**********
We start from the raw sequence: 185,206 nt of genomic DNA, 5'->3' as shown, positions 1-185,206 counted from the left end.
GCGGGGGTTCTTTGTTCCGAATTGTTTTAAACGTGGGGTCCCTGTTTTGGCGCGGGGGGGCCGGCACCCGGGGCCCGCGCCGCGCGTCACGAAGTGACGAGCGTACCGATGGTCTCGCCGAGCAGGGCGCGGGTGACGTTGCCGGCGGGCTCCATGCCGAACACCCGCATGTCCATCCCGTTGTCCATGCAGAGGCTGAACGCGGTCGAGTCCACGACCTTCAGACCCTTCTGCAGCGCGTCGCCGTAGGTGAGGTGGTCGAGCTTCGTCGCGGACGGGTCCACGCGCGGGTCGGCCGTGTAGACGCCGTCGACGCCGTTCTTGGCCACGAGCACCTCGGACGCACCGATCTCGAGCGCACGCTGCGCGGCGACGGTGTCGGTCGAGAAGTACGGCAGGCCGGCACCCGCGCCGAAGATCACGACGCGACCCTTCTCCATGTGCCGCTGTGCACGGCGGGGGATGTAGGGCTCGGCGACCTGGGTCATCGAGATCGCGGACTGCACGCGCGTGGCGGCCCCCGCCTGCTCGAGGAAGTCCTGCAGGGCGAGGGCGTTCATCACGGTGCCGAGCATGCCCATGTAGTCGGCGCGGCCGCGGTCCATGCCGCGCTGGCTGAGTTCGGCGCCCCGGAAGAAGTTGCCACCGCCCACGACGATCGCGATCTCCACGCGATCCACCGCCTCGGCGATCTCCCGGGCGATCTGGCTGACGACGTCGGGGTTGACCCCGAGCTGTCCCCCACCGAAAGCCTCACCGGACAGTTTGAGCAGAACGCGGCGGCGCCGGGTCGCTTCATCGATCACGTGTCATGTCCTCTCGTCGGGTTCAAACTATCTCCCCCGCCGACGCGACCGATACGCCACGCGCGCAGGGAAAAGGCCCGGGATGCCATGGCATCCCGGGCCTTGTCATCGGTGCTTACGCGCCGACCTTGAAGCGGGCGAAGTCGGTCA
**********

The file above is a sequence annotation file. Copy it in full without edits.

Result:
We start from the raw sequence: 185,206 nt of genomic DNA, 5'->3' as shown, positions 1-185,206 counted from the left end.
GCGGGGGTTCTTTGTTCCGAATTGTTTTAAACGTGGGGTCCCTGTTTTGGCGCGGGGGGGCCGGCACCCGGGGCCCGCGCCGCGCGTCACGAAGTGACGAGCGTACCGATGGTCTCGCCGAGCAGGGCGCGGGTGACGTTGCCGGCGGGCTCCATGCCGAACACCCGCATGTCCATCCCGTTGTCCATGCAGAGGCTGAACGCGGTCGAGTCCACGACCTTCAGACCCTTCTGCAGCGCGTCGCCGTAGGTGAGGTGGTCGAGCTTCGTCGCGGACGGGTCCACGCGCGGGTCGGCCGTGTAGACGCCGTCGACGCCGTTCTTGGCCACGAGCACCTCGGACGCACCGATCTCGAGCGCACGCTGCGCGGCGACGGTGTCGGTCGAGAAGTACGGCAGGCCGGCACCCGCGCCGAAGATCACGACGCGACCCTTCTCCATGTGCCGCTGTGCACGGCGGGGGATGTAGGGCTCGGCGACCTGGGTCATCGAGATCGCGGACTGCACGCGCGTGGCGGCCCCCGCCTGCTCGAGGAAGTCCTGCAGGGCGAGGGCGTTCATCACGGTGCCGAGCATGCCCATGTAGTCGGCGCGGCCGCGGTCCATGCCGCGCTGGCTGAGTTCGGCGCCCCGGAAGAAGTTGCCACCGCCCACGACGATCGCGATCTCCACGCGATCCACCGCCTCGGCGATCTCCCGGGCGATCTGGCTGACGACGTCGGGGTTGACCCCGAGCTGTCCCCCACCGAAAGCCTCACCGGACAGTTTGAGCAGAACGCGGCGGCGCCGGGTCGCTTCATCGATCACGTGTCATGTCCTCTCGTCGGGTTCAAACTATCTCCCCCGCCGACGCGACCGATACGCCACGCGCGCAGGGAAAAGGCCCGGGATGCCATGGCATCCCGGGCCTTGTCATCGGTGCTTACGCGCCGACCTTGAAGCGGGCGAAGTCGGTCA